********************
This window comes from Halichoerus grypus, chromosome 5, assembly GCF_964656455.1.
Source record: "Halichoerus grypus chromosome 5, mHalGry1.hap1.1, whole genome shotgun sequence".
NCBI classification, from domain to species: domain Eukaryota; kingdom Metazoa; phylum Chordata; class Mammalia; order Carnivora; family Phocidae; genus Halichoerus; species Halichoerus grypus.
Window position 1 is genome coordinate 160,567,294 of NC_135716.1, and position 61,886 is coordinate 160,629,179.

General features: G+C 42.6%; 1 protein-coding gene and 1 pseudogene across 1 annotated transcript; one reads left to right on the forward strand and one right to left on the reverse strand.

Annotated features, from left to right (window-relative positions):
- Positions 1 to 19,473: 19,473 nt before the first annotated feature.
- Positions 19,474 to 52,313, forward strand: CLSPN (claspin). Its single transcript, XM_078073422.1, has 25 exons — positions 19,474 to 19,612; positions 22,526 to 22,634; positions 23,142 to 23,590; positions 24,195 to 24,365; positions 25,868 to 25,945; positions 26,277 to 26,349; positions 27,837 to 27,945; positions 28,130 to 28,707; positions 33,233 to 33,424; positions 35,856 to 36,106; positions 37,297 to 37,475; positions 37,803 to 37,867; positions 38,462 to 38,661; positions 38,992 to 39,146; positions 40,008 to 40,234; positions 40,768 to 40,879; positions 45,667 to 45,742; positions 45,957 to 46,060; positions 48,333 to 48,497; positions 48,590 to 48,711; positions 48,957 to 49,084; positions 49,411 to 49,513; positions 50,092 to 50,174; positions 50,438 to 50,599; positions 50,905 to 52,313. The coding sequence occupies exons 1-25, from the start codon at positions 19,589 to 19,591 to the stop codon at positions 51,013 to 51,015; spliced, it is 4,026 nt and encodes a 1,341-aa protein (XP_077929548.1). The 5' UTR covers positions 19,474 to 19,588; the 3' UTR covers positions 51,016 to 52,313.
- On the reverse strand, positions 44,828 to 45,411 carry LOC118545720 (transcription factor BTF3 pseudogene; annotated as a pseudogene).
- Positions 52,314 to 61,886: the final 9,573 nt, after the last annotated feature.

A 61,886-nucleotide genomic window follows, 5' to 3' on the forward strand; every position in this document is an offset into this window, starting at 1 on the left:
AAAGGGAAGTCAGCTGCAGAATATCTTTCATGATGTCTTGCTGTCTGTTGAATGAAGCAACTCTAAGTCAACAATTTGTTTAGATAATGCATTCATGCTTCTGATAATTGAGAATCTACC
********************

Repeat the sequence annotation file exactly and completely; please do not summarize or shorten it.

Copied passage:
This window comes from Halichoerus grypus, chromosome 5, assembly GCF_964656455.1.
Source record: "Halichoerus grypus chromosome 5, mHalGry1.hap1.1, whole genome shotgun sequence".
NCBI classification, from domain to species: domain Eukaryota; kingdom Metazoa; phylum Chordata; class Mammalia; order Carnivora; family Phocidae; genus Halichoerus; species Halichoerus grypus.
Window position 1 is genome coordinate 160,567,294 of NC_135716.1, and position 61,886 is coordinate 160,629,179.

General features: G+C 42.6%; 1 protein-coding gene and 1 pseudogene across 1 annotated transcript; one reads left to right on the forward strand and one right to left on the reverse strand.

Annotated features, from left to right (window-relative positions):
- Positions 1 to 19,473: 19,473 nt before the first annotated feature.
- Positions 19,474 to 52,313, forward strand: CLSPN (claspin). Its single transcript, XM_078073422.1, has 25 exons — positions 19,474 to 19,612; positions 22,526 to 22,634; positions 23,142 to 23,590; positions 24,195 to 24,365; positions 25,868 to 25,945; positions 26,277 to 26,349; positions 27,837 to 27,945; positions 28,130 to 28,707; positions 33,233 to 33,424; positions 35,856 to 36,106; positions 37,297 to 37,475; positions 37,803 to 37,867; positions 38,462 to 38,661; positions 38,992 to 39,146; positions 40,008 to 40,234; positions 40,768 to 40,879; positions 45,667 to 45,742; positions 45,957 to 46,060; positions 48,333 to 48,497; positions 48,590 to 48,711; positions 48,957 to 49,084; positions 49,411 to 49,513; positions 50,092 to 50,174; positions 50,438 to 50,599; positions 50,905 to 52,313. The coding sequence occupies exons 1-25, from the start codon at positions 19,589 to 19,591 to the stop codon at positions 51,013 to 51,015; spliced, it is 4,026 nt and encodes a 1,341-aa protein (XP_077929548.1). The 5' UTR covers positions 19,474 to 19,588; the 3' UTR covers positions 51,016 to 52,313.
- On the reverse strand, positions 44,828 to 45,411 carry LOC118545720 (transcription factor BTF3 pseudogene; annotated as a pseudogene).
- Positions 52,314 to 61,886: the final 9,573 nt, after the last annotated feature.

A 61,886-nucleotide genomic window follows, 5' to 3' on the forward strand; every position in this document is an offset into this window, starting at 1 on the left:
AAAGGGAAGTCAGCTGCAGAATATCTTTCATGATGTCTTGCTGTCTGTTGAATGAAGCAACTCTAAGTCAACAATTTGTTTAGATAATGCATTCATGCTTCTGATAATTGAGAATCTACC